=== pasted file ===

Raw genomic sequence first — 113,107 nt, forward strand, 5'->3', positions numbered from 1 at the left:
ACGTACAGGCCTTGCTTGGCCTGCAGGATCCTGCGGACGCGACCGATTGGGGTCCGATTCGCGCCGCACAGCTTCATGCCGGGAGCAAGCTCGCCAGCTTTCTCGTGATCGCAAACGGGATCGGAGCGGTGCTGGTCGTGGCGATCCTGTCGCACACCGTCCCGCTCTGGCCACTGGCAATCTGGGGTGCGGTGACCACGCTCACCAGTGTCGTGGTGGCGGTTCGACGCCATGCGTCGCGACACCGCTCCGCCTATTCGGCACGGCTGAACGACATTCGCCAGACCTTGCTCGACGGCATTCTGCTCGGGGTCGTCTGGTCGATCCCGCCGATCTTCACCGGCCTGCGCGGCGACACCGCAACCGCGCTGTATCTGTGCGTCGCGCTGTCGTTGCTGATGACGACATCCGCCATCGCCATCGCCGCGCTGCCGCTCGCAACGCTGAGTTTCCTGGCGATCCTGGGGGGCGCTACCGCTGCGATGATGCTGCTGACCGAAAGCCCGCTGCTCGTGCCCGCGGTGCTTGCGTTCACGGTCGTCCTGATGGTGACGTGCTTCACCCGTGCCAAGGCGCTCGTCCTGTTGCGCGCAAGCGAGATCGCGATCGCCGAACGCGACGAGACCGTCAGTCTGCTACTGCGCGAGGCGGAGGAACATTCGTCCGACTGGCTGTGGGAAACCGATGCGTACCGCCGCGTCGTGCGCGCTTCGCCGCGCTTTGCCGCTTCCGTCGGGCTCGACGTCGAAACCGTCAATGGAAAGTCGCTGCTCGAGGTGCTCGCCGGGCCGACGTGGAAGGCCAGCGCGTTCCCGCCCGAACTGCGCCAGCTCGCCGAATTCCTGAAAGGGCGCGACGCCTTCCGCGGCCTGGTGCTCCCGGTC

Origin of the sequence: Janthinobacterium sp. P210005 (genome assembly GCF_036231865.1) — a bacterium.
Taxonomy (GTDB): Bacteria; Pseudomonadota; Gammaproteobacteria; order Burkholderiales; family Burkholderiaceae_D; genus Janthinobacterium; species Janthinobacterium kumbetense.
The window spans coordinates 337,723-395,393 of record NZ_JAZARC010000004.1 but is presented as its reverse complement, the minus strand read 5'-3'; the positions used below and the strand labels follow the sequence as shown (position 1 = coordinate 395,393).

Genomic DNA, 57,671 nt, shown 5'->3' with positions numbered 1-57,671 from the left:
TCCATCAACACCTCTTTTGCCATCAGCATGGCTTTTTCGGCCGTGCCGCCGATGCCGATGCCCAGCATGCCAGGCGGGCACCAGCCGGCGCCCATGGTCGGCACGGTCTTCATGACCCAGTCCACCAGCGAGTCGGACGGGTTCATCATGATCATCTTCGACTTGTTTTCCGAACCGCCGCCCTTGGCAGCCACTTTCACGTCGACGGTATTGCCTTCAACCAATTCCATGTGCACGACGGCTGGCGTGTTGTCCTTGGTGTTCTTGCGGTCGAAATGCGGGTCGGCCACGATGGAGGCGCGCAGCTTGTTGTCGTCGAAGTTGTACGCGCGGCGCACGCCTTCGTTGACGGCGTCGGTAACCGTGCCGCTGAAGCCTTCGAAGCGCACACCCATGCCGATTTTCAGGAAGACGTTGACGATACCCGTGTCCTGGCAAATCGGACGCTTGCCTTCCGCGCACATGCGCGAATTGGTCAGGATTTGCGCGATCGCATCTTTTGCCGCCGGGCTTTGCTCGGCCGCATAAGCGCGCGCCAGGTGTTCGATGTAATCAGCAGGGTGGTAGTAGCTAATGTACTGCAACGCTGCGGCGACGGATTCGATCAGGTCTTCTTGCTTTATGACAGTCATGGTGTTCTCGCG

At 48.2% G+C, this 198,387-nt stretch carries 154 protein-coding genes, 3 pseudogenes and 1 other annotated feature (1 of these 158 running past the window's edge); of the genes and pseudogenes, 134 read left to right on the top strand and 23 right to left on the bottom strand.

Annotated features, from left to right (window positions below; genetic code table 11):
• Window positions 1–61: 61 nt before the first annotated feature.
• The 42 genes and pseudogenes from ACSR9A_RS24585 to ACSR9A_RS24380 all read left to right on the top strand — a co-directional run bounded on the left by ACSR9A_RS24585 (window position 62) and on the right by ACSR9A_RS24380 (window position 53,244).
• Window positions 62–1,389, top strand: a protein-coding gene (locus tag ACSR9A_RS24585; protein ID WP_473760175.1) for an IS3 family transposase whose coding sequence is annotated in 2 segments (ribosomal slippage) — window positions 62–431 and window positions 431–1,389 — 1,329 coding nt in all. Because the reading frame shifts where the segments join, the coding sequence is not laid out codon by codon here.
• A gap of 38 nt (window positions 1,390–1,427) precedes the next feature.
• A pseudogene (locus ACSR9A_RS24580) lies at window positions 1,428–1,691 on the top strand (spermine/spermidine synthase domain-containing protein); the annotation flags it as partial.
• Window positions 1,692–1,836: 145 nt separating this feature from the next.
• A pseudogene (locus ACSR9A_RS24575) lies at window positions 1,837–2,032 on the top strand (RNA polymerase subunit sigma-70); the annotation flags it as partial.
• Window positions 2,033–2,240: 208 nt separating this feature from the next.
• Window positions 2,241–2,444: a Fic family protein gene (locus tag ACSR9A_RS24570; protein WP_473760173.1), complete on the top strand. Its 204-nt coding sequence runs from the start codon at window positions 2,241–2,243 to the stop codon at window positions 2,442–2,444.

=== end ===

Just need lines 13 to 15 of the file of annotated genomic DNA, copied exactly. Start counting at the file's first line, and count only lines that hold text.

• A gap of 38 nt (window positions 1,390–1,427) precedes the next feature.
• A pseudogene (locus ACSR9A_RS24580) lies at window positions 1,428–1,691 on the top strand (spermine/spermidine synthase domain-containing protein); the annotation flags it as partial.
• Window positions 1,692–1,836: 145 nt separating this feature from the next.